While most IAF pilots know that Shapira had a big hand in the fateful Six Day War, few are aware of the extent of his contribution. It began when he completed the French test-pilots course in 1959. IAF Maj.-Gen. Ezer Weizman asked Shapira to stay on and evaluate the newest airplane the French were offering, the Mirage. It was top secret and the French were unwilling to let a foreigner – even a prospective customer – near it, let alone fly.

Weizman insisted, instructing Shapira to see if the plane would be suitable for Israel. France’s Dassault engineers had designed the Mirage as a high-altitude interceptor, but the IAF needed a versatile fighter that could serve many purposes, including ground-attack with bombs. The real kicker was our insistence on the inclusion of an internal cannon. “Passe,” said the engineers who had developed a rocket booster that would help the Mirage streak to altitude quickly and air-to-air missiles to shoot down enemy planes (the Americans also were of the same mindset in the late 1950s/early ‘60s).

But Shapira and the IAF stuck to their guns (pun intended) and twin 30 mm. DEFA cannons were installed. Incredibly, these very same guns proved their worth. In the momentous 1967 campaign, Mirages accounted for 51 of the 60 Arab airplanes shot down in dogfights, every one by cannon fire.

Besides those aircraft destroyed in tight-turning engagements, Mirages were responsible for a lion’s share of the 450 enemy planes and hundreds of tanks that were obliterated at close range when IAF pilots strafed aircraft trapped on the ground, as well as armored columns in the Mitla Pass and elsewhere.

Besides ensuring that our Mirages had “the right stuff,” Shapira personally tended to the ferrying of each of the 76 sleek fighters from France to Israel in 19 separate missions. While helping to design and deliver our top fighters certainly would have been enough, Danny played an even more incredible role that gave our side a secret advantage. In 1966, the Mossad helped an Iraqi pilot defect to Israel with Russia’s front-line MiG 21 fighter. Without a manual or checklist, Shapira took the MiG through its paces and performed mock dogfights against Israeli Mirage pilots who quickly learned how best to defeat it. Soon after the 1967 war the Americans were delighted to learn how to exploit the MiG’s relative weaknesses and Shapira believes this helped contribute to improving relations with the US which were not as close back then.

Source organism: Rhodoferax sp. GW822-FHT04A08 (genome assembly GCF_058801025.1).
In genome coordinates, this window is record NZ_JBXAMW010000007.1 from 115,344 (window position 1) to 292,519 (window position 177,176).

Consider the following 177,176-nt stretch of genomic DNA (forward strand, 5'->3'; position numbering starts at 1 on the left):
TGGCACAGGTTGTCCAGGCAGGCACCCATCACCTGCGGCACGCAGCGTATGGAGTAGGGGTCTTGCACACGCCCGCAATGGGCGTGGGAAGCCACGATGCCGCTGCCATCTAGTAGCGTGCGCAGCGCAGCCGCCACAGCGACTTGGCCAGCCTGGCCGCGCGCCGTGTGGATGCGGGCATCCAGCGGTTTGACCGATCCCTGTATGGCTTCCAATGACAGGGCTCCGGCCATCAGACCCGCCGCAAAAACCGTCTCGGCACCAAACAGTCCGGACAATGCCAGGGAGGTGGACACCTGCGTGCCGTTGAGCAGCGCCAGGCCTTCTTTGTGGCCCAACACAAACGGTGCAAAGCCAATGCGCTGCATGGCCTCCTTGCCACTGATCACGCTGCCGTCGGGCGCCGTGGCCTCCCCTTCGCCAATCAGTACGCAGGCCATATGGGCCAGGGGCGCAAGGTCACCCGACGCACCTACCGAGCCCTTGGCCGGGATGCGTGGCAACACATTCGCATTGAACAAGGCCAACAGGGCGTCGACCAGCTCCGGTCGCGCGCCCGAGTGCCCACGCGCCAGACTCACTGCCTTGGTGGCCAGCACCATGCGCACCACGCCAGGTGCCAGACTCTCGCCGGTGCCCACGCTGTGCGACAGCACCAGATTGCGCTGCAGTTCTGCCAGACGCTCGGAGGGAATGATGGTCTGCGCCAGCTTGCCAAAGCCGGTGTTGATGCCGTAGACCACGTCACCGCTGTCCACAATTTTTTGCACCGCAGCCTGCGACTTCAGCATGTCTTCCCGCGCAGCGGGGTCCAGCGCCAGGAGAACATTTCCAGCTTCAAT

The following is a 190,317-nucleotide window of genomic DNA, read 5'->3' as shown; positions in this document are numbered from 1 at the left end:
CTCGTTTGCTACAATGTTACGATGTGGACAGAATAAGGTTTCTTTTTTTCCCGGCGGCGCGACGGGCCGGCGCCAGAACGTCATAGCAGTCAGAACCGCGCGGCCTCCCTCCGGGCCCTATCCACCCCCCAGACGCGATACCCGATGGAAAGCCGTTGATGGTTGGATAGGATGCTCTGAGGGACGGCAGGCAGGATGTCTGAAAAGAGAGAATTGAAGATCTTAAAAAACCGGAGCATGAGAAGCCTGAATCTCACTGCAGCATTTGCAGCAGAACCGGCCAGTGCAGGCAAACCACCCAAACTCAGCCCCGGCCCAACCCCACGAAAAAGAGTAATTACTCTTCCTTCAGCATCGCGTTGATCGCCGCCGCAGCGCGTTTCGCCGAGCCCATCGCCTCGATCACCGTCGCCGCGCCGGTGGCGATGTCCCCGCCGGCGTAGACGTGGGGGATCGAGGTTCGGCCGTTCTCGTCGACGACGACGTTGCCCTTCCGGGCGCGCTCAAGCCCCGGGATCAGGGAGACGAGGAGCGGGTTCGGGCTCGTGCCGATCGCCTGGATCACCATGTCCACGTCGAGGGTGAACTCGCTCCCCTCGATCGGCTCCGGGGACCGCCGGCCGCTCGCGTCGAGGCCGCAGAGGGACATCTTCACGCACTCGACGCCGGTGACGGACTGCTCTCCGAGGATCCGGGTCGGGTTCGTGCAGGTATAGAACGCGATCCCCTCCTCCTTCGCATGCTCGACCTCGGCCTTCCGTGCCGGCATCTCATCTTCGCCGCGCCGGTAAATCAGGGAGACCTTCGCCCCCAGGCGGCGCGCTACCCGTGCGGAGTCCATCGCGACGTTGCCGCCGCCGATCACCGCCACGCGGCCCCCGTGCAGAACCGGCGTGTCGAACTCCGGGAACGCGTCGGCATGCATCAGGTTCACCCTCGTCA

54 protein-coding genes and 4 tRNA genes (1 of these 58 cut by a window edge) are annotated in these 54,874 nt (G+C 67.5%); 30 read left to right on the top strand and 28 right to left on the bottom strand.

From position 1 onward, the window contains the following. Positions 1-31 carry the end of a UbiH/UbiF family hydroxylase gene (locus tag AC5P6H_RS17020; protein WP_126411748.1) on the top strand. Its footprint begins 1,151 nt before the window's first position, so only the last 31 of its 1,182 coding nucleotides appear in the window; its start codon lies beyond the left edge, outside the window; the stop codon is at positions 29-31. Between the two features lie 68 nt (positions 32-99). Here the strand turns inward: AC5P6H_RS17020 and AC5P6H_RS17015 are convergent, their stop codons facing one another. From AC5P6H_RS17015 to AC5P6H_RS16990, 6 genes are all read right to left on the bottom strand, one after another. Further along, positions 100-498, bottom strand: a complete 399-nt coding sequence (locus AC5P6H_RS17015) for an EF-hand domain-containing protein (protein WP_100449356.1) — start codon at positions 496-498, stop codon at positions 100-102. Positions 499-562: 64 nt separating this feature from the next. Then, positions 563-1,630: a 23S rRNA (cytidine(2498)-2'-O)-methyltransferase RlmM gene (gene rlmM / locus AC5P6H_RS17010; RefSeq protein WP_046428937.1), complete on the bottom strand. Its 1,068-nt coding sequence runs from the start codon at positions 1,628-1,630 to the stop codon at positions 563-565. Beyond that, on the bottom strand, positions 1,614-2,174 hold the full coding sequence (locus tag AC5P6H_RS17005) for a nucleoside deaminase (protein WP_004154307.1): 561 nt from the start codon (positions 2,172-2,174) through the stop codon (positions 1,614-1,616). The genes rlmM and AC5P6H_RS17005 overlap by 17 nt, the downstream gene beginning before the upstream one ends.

Shapira’s long career at the Israel Aerospace Industries was no less remarkable. He was chief test pilot who helped develop and test Israel’s first fighter – the Nesher, a knock-off of the Mirage, and the Kfir. Like every other pilot who has ever flown a Mirage, Shapira fell in love with its sleek profile and elegant human engineering. As the late IAF Brig.-Gen. Asher Snir once said, “You strap into a Phantom… you strap on a Mirage.”

Shapira loved the Kfir which combined the Mirage’s graceful French body with American strength (General Electric J-79 engine) along with Israeli “Yiddishe Kop” (local avionics and computer systems).